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Internal iOS 13 code spills beans about new Apple AR headset

According to a report from MacRumors, internal builds of iOS 13 contain lines of code referencing what could be an augmented reality headset or pair of smartglasses.

We thought we’d heard the last about Apple’s rumored AR smartglasses when the long-rumored project was widely reported to have been shelved in July 2019. Back then, it was assumed the departure of Apple designer Avi Bar-Zeev from the AR glasses team in January may have been what caused the shutdown, but now it seems that may have been premature. Instead, it seems possible the development was continued.

apple AR glasses patent
A previous Apple AR patent sketch Image used with permission by copyright holder

According to the documentation seen by MacRumors, internal builds of iOS 13 (those not yet released to the public through beta or general release) contain an app called “STARTester”, which swaps an iPhone into and out of a head-mounted mode — presumably to mimic the performance of an AR headset for testing purposes. The app also seems to have two different states for being worn or being held.

That wasn’t all that was unearthed either. More investigation discovered elements like “StarBoard mode”, which came with a selection of “views” and “scenes”. Most of these elements were tagged with the letters “AR” — cementing the presumption they link to augmented reality, rather than a fledgling Apple virtual reality. An internal README file also describes the StarBoard system as being a shell for stereo AR-enabled apps and hints at a device codenamed “Garta”.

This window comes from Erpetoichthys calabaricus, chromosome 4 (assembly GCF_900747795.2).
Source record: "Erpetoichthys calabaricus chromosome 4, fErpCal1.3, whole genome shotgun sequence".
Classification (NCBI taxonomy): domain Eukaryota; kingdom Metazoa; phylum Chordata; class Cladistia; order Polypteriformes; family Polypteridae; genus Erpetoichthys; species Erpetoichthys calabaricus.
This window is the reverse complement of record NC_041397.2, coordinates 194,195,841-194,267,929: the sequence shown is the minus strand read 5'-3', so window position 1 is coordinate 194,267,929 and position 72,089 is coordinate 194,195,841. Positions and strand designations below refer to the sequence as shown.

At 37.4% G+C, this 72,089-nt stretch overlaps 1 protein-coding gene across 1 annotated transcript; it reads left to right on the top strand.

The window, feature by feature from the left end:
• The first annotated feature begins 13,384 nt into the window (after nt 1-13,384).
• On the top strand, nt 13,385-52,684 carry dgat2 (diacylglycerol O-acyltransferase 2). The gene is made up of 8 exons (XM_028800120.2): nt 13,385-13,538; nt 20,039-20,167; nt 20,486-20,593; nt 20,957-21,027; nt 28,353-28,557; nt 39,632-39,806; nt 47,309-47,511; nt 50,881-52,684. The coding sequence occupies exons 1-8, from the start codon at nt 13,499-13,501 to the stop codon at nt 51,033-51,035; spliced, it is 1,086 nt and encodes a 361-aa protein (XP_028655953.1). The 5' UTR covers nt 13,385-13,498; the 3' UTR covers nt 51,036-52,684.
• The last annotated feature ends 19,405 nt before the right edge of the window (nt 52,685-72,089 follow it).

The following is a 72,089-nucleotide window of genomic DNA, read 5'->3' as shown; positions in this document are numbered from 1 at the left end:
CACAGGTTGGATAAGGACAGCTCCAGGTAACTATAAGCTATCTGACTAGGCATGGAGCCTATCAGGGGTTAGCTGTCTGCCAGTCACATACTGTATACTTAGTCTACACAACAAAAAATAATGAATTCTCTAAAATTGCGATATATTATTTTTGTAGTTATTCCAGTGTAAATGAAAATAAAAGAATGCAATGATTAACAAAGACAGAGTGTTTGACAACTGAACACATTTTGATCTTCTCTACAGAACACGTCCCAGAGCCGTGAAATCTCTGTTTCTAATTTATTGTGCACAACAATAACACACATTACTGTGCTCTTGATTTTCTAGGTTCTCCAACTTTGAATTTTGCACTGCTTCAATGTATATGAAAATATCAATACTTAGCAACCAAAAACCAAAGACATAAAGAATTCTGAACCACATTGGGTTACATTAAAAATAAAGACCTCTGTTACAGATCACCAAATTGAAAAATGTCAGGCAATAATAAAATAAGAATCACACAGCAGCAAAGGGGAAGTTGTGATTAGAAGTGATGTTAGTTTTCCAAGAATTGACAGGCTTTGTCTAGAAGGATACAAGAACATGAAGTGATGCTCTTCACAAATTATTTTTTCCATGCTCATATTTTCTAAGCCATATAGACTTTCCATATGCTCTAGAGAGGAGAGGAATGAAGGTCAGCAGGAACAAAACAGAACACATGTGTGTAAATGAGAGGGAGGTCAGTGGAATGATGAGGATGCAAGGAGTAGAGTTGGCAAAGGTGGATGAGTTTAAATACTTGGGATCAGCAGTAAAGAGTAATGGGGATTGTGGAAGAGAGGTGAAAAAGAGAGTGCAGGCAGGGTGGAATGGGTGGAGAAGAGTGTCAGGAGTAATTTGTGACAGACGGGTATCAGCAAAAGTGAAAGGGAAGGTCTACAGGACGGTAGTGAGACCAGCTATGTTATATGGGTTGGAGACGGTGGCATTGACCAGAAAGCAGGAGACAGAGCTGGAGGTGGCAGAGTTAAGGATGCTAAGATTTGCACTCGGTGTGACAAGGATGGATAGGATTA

So it seems likely Apple is once again developing an AR-enabled headset of some sort. Despite the initial development taking place on an iPhone, it’s unlikely to physically incorporate an iPhone in its usage — such a solution seems inelegant for Apple. Instead, expect an Apple AR headset to be tethered to an iPhone through a Bluetooth or similar connection.

While it seems Apple is still a way off from making its own smartglasses a reality yet, it has already shown off some serious AR muscle in the form of Minecraft Earth, which transposes the game’s familiar blocky visuals onto your real life, through your iOS device.

We’ve also had chance to play with a few AR headsets already. Google’s now-abandoned Google Glasses were the first to see the light of day, while the Vuzix Blade, North Focals, and the Magic Leap One all offered their own way to see the world through a technologically-enhanced filter. The technology isn’t really there yet — but if Apple chooses to enter the arena, then we could see the tech’s prospects take a huge leap forward.

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Mark Jansen
Mark Jansen is an avid follower of everything that beeps, bloops, or makes pretty lights. He has a degree in Ancient &…
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